While 7 July 2022 was the expected date for a government decision on whether to grant planning permission to the controversial coal mine, it was deferred due to the confusion of the rearrangements among government cabinet and ministers and currently 8 November 2022 is the determined date for specifying the fate of proposed £165M coal mine in west Cumbria.
Although the expected new deadline for the decision was 17 August, the secretary of state for leveling up, housing, and communities Greg Clark has announced that the decision date will once again be pushed back.
According to a statement from the Department of Levelling Up, Housing and Communities (DLUHC): “This is a complex matter and officials are not yet in a position to complete their considerations prior to providing advice to ministers.”
While the new timetable sets the decision deadline for this autumn, the DLUHC said it will issue the decision as quickly as possible.
In October 2020, the Cumbria County Council already approved the plans for the £165M coal mine, and then in order to carry out a formal evaluation of the scheme, the former communities’ secretary Robert Jenrick called in the decision and asked the Planning Inspectorate.
Planning inspector. Stephen Normington opened a public inquiry in September 2021 and over the course of many months took evidence from environmental groups, stakeholders, and the government. The findings have since been submitted to planning ministers, who are still considering the report.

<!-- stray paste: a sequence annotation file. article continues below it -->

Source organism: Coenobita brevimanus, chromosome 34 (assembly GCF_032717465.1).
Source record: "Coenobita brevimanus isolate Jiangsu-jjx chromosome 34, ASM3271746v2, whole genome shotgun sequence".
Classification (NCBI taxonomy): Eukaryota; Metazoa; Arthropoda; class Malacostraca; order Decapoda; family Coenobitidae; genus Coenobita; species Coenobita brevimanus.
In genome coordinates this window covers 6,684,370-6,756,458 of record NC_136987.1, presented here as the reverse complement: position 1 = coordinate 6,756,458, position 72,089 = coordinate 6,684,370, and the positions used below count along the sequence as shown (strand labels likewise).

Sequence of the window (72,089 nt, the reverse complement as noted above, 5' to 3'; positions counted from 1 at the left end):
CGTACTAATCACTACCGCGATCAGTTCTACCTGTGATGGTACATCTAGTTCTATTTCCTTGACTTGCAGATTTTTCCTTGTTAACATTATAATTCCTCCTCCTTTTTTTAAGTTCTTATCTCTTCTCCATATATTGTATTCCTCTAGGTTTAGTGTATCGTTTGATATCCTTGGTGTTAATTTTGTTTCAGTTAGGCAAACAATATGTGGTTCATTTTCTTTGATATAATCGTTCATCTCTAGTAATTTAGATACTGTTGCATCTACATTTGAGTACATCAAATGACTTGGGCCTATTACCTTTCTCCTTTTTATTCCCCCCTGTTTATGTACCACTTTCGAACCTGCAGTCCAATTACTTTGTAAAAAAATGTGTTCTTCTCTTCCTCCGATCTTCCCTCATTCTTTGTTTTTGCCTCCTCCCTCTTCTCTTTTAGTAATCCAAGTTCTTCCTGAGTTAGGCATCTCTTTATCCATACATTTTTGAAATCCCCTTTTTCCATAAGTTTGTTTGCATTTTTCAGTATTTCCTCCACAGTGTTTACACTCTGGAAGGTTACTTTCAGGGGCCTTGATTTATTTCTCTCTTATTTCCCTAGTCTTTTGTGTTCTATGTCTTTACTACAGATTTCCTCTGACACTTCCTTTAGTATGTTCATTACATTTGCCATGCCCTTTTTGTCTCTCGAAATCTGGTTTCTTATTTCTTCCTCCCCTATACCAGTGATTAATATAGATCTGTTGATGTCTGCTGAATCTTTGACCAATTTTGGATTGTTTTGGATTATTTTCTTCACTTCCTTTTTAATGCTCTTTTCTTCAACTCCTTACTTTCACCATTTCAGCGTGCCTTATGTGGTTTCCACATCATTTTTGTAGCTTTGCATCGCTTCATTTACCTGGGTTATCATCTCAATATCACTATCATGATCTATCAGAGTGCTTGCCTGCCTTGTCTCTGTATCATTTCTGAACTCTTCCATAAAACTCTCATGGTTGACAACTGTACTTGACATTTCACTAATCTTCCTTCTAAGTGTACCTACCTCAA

Considering that allowing coal mining to go ahead would seriously undermine the UK’s climate credibility by raising carbon emissions, the plan has come under strong criticism from environmental advocates. It has also been argued that demand for coal is decreasing and that there is no substance to the idea that being cut off from Russia will necessitate the UK to produce more of its own coal.
“The case against this coal mine is overwhelming regardless of how many times the decision is delayed. The UK and European markets for coking coal are set to rapidly diminish as manufacturers switch to greener steel, while coal from this mine won’t replace Russian imports. However, this new mine will increase carbon emissions, with the government’s climate watchdog describing it as absolutely indefensible,” said Friends of the Earth spokesperson Victoria Marsom.
She also added: “Fossil fuels cause enormous damage to both our environment and economy. Areas like Cumbria should be at the heart of building the greener future we need, so they can reap the benefits of the new jobs and opportunities this would bring.”
According to West Cumbria Mining, which has been working on the plans for the mine since 2014: ” The coal mined will be used for metallurgical purposes and the mining operation would reduce reliance on imported coal. The 16.4 M.t of coal for steel production are imported to the UK and Europe from the US each year and have a UK source for 3 M.t would cut 20,000 t of carbon dioxide emissions each year.”